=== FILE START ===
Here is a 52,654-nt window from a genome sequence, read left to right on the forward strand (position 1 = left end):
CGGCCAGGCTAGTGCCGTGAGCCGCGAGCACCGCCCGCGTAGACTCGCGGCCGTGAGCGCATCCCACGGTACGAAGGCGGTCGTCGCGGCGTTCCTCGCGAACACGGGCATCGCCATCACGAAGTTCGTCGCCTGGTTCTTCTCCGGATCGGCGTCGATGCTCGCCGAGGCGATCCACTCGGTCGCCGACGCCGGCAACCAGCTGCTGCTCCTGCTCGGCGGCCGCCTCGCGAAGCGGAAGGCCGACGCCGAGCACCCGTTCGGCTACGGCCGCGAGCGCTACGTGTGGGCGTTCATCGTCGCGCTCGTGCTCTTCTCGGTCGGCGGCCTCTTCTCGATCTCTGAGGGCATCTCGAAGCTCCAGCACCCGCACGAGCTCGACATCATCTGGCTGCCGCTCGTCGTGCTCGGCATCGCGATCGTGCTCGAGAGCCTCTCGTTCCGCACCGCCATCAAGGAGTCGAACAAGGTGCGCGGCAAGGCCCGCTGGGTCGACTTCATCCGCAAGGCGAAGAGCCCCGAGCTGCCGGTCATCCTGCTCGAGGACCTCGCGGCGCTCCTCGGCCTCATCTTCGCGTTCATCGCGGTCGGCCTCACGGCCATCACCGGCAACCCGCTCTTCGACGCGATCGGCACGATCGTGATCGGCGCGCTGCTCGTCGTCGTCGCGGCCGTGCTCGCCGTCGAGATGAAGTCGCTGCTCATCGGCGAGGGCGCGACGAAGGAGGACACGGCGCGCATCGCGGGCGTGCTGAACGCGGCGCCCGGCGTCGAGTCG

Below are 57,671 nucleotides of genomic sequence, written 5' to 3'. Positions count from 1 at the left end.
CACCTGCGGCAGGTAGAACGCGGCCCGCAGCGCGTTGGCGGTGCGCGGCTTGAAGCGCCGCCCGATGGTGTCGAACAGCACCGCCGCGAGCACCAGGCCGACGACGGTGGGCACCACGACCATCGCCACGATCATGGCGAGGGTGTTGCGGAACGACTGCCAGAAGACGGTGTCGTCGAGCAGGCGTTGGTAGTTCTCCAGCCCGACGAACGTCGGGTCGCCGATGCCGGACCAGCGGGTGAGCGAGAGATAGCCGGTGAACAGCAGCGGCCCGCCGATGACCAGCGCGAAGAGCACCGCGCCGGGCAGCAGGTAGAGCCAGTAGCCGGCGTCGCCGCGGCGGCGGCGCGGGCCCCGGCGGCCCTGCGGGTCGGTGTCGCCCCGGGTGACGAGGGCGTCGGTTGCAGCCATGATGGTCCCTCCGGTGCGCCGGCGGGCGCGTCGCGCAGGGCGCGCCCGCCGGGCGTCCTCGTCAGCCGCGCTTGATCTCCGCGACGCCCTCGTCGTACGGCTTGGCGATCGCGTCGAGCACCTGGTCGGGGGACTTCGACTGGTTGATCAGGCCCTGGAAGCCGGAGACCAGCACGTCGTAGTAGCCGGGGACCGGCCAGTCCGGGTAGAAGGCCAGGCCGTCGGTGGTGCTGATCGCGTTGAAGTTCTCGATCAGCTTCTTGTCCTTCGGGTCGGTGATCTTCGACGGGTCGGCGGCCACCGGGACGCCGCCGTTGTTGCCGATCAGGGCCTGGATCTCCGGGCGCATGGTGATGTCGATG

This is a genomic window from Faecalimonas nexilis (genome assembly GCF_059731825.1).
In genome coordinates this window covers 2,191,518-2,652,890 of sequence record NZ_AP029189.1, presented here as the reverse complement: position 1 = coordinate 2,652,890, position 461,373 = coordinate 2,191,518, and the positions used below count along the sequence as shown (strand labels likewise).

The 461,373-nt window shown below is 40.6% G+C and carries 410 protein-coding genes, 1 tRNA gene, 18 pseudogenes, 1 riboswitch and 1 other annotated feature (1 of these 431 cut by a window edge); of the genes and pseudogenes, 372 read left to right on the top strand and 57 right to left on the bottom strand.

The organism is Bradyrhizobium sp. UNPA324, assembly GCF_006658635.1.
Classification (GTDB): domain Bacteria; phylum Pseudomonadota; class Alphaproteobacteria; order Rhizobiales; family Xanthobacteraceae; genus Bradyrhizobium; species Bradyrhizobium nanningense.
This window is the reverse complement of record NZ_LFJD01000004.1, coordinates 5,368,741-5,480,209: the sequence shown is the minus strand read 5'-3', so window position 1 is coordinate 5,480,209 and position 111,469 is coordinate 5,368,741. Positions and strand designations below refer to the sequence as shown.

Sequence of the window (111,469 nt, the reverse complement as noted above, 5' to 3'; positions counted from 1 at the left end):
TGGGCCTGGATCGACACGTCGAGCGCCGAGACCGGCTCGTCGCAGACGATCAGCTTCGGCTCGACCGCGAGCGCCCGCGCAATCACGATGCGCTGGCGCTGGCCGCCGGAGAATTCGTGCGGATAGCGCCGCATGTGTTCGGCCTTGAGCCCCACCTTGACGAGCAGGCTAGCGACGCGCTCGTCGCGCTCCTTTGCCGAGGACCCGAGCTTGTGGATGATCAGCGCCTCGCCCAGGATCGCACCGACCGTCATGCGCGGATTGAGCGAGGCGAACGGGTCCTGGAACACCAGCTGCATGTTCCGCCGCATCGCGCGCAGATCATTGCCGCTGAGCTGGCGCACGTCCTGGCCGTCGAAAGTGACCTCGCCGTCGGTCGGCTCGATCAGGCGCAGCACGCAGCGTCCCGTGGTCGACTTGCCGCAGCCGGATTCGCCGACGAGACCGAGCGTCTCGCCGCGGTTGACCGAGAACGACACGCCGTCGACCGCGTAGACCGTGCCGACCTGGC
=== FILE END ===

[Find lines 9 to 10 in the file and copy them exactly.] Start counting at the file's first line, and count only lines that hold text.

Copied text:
Classification (GTDB): domain Bacteria; phylum Pseudomonadota; class Alphaproteobacteria; order Rhizobiales; family Xanthobacteraceae; genus Bradyrhizobium; species Bradyrhizobium nanningense.
This window is the reverse complement of record NZ_LFJD01000004.1, coordinates 5,368,741-5,480,209: the sequence shown is the minus strand read 5'-3', so window position 1 is coordinate 5,480,209 and position 111,469 is coordinate 5,368,741. Positions and strand designations below refer to the sequence as shown.